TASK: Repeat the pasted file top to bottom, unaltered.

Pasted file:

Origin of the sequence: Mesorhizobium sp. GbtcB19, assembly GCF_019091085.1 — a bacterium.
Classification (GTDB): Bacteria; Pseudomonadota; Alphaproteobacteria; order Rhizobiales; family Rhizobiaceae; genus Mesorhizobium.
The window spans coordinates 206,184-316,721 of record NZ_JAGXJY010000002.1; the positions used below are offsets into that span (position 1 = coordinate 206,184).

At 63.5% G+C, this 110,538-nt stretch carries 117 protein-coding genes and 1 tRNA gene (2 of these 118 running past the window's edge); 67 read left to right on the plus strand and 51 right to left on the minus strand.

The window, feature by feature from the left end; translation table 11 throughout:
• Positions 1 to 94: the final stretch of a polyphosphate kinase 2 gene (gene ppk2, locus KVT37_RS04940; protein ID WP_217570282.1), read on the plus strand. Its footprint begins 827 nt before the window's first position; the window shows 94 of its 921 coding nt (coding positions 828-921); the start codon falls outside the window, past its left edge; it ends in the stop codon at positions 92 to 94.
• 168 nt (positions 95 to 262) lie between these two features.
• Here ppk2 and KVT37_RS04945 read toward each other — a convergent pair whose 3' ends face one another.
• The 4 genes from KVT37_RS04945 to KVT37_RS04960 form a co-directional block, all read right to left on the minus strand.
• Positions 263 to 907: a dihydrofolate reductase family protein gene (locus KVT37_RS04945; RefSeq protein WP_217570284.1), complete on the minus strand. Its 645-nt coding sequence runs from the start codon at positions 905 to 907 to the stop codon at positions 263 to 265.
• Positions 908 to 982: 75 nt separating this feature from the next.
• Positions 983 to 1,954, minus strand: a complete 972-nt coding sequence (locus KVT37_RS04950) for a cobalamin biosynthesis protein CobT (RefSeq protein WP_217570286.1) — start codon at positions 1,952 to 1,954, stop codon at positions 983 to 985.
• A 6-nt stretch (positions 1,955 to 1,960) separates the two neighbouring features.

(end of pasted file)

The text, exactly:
Origin of the sequence: Mesorhizobium sp. GbtcB19, assembly GCF_019091085.1 — a bacterium.
Classification (GTDB): Bacteria; Pseudomonadota; Alphaproteobacteria; order Rhizobiales; family Rhizobiaceae; genus Mesorhizobium.
The window spans coordinates 206,184-316,721 of record NZ_JAGXJY010000002.1; the positions used below are offsets into that span (position 1 = coordinate 206,184).

At 63.5% G+C, this 110,538-nt stretch carries 117 protein-coding genes and 1 tRNA gene (2 of these 118 running past the window's edge); 67 read left to right on the plus strand and 51 right to left on the minus strand.

The window, feature by feature from the left end; translation table 11 throughout:
• Positions 1 to 94: the final stretch of a polyphosphate kinase 2 gene (gene ppk2, locus KVT37_RS04940; protein ID WP_217570282.1), read on the plus strand. Its footprint begins 827 nt before the window's first position; the window shows 94 of its 921 coding nt (coding positions 828-921); the start codon falls outside the window, past its left edge; it ends in the stop codon at positions 92 to 94.
• 168 nt (positions 95 to 262) lie between these two features.
• Here ppk2 and KVT37_RS04945 read toward each other — a convergent pair whose 3' ends face one another.
• The 4 genes from KVT37_RS04945 to KVT37_RS04960 form a co-directional block, all read right to left on the minus strand.
• Positions 263 to 907: a dihydrofolate reductase family protein gene (locus KVT37_RS04945; RefSeq protein WP_217570284.1), complete on the minus strand. Its 645-nt coding sequence runs from the start codon at positions 905 to 907 to the stop codon at positions 263 to 265.
• Positions 908 to 982: 75 nt separating this feature from the next.
• Positions 983 to 1,954, minus strand: a complete 972-nt coding sequence (locus KVT37_RS04950) for a cobalamin biosynthesis protein CobT (RefSeq protein WP_217570286.1) — start codon at positions 1,952 to 1,954, stop codon at positions 983 to 985.
• A 6-nt stretch (positions 1,955 to 1,960) separates the two neighbouring features.